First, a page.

On this track, and at this intensity, and with its large size, Irene has the potential to cause a lot of trouble from NC to ME.  "Trouble" refers to flooding rains, destructive winds, tornadoes, coastal erosion, and very large inundating storm surges.  Some prior hurricanes with similar tracks hitting Long Island are quite infamous: Carol (1954), Donna (1960), Belle (1976), and Gloria (1985).  The storm surge threat is very real with this storm, especially in big cities where many people are affected... Washington DC, Philadelphia, New York City, Boston, etc.  In addition, very heavy rain can be expected all along the track; this map to the right shows the 5-day forecast accumulation totals.  Given the enormous population and low elevation, New York City is a huge concern with a storm like this.  Finally, if you live anywhere along the east coast from NC on up to ME, pay close attention to the local news, make preparations well ahead of time, and evacuate if told to so.

Of much less significance now, TD10 formed this morning from the easterly wave I mentioned yesterday.  It is located at about 32W and is forecast track northwest and perhaps reach tropical storm intensity.  This does not look like it will be a storm of any concern to anyone, but the next name on the list is Jose.

Please visit my tropical Atlantic headquarters.

24 August 2011

Irene now a major hurricane

Irene continues to track slowly over the Bahamas, and is intensifying.  At 15Z today, it became the season's first major hurricane (Cat 3+), with an intensity of 100kts and a 956mb central pressure... that's a drop of 24mb in the past 24 hours.  A current satellite image (as of this writing) shows a well-defined eye centered over Acklins Island in the Bahamas.

Irene has also begun to turn toward the northwest, and the current motion is northwest at 10kts.  It is in an ideal environment for additional strengthening, and is forecast to reach 115kts (Cat 4) by Thursday morning.  The official track brings Irene over the remainder of the Bahamas through Thursday night, then heading a bit more north... perhaps scraping by coastal NC on Saturday.  More noteworthy however, is the track after that.  If the current model runs and official forecast verify, Irene will hit Long Island NY and/or coastal New England -- and still as a powerful hurricane.  One representative model run (HWRF) has an ominous forecast valid Sunday afternoon:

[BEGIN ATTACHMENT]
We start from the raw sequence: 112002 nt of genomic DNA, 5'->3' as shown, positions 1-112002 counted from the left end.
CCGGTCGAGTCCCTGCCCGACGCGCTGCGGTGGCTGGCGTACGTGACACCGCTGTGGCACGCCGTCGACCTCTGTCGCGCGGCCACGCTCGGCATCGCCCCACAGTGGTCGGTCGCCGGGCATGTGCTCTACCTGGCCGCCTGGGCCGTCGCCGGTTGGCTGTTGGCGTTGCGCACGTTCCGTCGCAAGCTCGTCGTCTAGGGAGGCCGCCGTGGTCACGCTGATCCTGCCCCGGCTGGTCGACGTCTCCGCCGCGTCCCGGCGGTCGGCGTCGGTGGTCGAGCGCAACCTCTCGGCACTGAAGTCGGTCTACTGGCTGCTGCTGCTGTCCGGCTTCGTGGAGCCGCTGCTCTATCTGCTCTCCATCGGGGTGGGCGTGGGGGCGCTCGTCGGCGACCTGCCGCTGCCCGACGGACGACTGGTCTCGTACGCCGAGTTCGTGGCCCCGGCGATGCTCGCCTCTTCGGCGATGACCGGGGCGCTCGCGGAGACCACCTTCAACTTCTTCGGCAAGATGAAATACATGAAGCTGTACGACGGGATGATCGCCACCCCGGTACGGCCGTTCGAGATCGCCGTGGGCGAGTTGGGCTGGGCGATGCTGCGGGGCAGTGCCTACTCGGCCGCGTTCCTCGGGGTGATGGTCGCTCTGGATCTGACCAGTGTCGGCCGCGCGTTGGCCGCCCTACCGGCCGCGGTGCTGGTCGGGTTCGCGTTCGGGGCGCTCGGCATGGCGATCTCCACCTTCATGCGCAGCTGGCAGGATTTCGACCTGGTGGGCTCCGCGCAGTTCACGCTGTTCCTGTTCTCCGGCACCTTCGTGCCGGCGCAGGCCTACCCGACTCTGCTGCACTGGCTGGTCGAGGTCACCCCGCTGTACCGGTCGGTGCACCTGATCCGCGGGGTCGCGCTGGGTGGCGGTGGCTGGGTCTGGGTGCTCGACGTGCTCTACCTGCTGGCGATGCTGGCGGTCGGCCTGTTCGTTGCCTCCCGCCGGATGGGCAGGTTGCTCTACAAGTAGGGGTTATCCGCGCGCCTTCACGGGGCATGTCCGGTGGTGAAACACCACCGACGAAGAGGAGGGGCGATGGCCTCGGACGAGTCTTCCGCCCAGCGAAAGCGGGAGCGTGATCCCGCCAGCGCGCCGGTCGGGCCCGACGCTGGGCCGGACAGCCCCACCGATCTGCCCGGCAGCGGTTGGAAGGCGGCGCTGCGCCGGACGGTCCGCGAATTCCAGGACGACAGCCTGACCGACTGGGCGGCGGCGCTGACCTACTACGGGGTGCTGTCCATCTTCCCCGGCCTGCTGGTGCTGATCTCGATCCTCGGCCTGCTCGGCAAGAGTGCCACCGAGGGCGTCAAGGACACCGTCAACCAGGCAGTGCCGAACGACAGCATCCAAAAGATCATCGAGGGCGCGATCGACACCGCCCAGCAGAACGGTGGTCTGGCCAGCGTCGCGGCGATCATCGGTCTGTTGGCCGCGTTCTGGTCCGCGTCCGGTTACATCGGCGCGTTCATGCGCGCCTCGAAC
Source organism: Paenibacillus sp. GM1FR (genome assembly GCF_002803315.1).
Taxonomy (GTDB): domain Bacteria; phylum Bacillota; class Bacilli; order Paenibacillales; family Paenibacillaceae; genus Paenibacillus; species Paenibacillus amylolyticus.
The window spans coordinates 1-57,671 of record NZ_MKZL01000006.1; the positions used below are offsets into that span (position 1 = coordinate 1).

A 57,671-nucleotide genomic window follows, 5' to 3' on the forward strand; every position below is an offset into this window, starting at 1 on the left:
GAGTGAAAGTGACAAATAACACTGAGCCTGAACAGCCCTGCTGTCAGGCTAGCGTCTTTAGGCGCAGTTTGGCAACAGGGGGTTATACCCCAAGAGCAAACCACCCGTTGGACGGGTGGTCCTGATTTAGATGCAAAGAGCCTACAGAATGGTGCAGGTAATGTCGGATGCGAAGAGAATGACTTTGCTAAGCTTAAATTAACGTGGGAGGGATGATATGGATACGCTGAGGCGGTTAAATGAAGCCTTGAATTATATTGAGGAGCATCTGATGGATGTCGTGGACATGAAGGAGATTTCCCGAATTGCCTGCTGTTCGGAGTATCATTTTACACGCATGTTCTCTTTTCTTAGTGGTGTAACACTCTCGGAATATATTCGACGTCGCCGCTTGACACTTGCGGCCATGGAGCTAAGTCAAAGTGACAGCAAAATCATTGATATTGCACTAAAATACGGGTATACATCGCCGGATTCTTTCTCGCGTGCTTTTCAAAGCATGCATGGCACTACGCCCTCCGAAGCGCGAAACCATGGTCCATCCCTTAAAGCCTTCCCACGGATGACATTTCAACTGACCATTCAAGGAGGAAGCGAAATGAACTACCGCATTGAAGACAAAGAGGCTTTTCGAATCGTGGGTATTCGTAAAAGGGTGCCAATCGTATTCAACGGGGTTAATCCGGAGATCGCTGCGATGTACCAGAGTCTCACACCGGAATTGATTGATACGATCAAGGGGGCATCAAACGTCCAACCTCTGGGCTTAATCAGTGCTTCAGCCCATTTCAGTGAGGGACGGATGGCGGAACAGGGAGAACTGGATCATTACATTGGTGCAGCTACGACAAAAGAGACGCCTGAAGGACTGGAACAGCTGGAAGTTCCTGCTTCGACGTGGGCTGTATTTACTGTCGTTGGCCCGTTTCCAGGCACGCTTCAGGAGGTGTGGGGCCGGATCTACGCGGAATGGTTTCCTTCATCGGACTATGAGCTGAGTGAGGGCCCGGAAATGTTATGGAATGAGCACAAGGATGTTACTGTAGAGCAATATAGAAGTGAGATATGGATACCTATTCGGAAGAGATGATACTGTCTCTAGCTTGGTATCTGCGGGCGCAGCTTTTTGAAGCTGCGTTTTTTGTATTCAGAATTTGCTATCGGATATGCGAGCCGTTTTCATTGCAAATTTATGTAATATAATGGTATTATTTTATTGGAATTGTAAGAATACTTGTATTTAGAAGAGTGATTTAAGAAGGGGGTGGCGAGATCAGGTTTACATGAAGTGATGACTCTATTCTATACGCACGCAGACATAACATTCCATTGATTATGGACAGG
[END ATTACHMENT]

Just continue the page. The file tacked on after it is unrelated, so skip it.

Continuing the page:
Aircraft are frequently flying into and around this storm to sample its structure and environment, hopefully resulting in accurate forecasts of intensity and track.  You can find the latest track forecast, watches, and warnings at http://www.nhc.noaa.gov/storm_graphics/AT09/refresh/AL0911W5+gif/143914W_sm.gif

Elsewhere, a very strong easterly wave exited Africa on Aug 22 and is now centered near 12N 28W.  It already has a vigorous mid-level circulation and is in a favorable environment for development.  However, the present steering currents out there are expected to lift this system northwestward long before it's a threat to any land.  If named, the next name is Jose.

Please visit my tropical Atlantic headquarters.

23 August 2011

Irene heading for Bahamas and possibly US